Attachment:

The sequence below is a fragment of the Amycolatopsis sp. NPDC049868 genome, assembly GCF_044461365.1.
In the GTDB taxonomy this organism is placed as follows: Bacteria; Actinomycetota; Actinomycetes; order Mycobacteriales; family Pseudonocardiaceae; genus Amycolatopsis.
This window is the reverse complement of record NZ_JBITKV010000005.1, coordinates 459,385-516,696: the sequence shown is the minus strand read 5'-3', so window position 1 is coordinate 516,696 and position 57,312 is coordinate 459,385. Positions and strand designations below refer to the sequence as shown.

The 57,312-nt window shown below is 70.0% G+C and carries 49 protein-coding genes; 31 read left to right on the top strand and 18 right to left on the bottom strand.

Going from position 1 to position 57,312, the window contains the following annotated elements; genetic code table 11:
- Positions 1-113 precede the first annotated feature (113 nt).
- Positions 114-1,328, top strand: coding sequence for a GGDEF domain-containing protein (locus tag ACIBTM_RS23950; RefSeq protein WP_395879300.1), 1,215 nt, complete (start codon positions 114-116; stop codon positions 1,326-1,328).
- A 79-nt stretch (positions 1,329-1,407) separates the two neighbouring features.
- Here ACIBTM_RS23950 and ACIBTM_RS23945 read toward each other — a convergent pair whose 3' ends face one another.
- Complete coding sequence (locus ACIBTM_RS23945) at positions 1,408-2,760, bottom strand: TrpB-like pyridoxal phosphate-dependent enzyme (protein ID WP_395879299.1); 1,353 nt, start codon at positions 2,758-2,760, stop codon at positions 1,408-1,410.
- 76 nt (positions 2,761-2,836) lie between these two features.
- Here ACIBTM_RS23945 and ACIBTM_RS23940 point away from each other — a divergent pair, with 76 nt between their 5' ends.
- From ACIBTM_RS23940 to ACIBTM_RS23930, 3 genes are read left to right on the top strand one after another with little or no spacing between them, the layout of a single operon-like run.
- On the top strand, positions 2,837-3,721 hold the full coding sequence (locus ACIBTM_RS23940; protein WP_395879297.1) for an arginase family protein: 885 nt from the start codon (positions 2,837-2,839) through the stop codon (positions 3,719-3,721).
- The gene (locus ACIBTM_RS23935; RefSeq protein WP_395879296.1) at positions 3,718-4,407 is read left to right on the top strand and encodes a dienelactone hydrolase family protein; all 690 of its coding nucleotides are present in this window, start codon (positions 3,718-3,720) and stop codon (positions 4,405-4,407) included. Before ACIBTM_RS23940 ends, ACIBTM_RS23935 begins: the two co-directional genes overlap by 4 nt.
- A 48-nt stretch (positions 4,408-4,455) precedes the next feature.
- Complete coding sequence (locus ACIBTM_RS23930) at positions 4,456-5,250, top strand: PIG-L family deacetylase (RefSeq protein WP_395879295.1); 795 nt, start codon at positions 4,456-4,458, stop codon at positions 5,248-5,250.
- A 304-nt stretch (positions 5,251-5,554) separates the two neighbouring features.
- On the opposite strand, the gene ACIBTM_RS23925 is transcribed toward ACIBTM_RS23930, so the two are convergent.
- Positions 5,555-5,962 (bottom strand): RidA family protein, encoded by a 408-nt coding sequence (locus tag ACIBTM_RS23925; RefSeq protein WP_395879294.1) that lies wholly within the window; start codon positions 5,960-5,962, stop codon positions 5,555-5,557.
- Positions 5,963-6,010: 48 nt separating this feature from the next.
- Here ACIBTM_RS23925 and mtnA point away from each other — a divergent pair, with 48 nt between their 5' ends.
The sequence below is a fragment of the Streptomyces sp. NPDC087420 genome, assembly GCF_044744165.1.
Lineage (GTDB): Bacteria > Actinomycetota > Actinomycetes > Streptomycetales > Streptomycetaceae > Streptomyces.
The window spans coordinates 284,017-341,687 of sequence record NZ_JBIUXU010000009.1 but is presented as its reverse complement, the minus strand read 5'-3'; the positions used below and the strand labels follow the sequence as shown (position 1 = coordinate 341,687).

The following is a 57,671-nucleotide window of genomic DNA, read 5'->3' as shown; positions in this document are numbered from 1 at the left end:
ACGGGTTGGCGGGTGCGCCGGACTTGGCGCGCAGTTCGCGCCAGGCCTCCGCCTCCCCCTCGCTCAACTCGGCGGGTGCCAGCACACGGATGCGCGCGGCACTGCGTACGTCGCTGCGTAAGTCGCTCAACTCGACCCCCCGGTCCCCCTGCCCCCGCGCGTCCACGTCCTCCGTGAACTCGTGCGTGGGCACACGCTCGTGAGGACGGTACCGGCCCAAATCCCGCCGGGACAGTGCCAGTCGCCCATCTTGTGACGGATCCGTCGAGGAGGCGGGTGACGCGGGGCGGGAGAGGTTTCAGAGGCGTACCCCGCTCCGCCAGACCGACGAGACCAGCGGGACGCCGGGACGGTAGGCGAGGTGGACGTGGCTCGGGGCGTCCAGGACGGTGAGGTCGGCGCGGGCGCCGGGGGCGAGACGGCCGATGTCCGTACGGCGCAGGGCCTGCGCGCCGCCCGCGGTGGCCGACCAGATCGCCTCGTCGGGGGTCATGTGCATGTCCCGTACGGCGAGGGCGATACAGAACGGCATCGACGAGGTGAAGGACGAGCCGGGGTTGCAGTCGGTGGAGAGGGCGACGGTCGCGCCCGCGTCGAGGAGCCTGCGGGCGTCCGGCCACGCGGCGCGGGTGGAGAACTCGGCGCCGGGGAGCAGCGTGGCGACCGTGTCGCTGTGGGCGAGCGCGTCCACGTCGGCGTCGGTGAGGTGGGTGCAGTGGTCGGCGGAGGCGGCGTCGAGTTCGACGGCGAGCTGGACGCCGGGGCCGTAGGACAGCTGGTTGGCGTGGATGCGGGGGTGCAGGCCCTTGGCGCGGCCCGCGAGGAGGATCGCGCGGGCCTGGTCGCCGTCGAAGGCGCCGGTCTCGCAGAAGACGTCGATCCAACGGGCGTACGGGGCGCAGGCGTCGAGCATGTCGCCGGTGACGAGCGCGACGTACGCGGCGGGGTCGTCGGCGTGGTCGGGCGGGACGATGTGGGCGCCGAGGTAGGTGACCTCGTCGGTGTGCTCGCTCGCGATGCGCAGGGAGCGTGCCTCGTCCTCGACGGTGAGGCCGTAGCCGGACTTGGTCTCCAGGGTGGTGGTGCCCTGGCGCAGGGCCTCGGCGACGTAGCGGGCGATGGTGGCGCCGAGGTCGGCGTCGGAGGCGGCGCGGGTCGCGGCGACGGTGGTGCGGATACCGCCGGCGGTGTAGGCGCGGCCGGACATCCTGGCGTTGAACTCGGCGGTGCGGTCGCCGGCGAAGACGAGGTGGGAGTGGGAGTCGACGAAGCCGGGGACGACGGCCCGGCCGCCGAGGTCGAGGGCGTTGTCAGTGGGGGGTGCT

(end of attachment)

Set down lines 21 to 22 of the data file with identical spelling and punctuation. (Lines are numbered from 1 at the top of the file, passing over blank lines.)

- Positions 5,963-6,010: 48 nt separating this feature from the next.
- Here ACIBTM_RS23925 and mtnA point away from each other — a divergent pair, with 48 nt between their 5' ends.